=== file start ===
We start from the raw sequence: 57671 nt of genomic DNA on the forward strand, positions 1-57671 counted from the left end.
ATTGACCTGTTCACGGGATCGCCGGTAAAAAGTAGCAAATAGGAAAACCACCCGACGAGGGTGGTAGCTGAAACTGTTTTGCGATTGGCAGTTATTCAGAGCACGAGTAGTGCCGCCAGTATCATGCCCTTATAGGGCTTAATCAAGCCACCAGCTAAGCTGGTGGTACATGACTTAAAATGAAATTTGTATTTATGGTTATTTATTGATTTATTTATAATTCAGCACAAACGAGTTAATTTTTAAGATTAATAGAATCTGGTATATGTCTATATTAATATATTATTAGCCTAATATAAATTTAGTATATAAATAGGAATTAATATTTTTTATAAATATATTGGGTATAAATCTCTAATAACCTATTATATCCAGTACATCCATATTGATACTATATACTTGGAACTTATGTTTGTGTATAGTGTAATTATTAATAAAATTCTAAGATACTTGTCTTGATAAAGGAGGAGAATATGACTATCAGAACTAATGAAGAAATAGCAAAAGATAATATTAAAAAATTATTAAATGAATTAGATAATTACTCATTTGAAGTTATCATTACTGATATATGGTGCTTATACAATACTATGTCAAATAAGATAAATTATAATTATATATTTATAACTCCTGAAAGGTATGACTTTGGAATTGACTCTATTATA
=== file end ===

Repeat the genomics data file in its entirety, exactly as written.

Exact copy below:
We start from the raw sequence: 57671 nt of genomic DNA on the forward strand, positions 1-57671 counted from the left end.
ATTGACCTGTTCACGGGATCGCCGGTAAAAAGTAGCAAATAGGAAAACCACCCGACGAGGGTGGTAGCTGAAACTGTTTTGCGATTGGCAGTTATTCAGAGCACGAGTAGTGCCGCCAGTATCATGCCCTTATAGGGCTTAATCAAGCCACCAGCTAAGCTGGTGGTACATGACTTAAAATGAAATTTGTATTTATGGTTATTTATTGATTTATTTATAATTCAGCACAAACGAGTTAATTTTTAAGATTAATAGAATCTGGTATATGTCTATATTAATATATTATTAGCCTAATATAAATTTAGTATATAAATAGGAATTAATATTTTTTATAAATATATTGGGTATAAATCTCTAATAACCTATTATATCCAGTACATCCATATTGATACTATATACTTGGAACTTATGTTTGTGTATAGTGTAATTATTAATAAAATTCTAAGATACTTGTCTTGATAAAGGAGGAGAATATGACTATCAGAACTAATGAAGAAATAGCAAAAGATAATATTAAAAAATTATTAAATGAATTAGATAATTACTCATTTGAAGTTATCATTACTGATATATGGTGCTTATACAATACTATGTCAAATAAGATAAATTATAATTATATATTTATAACTCCTGAAAGGTATGACTTTGGAATTGACTCTATTATA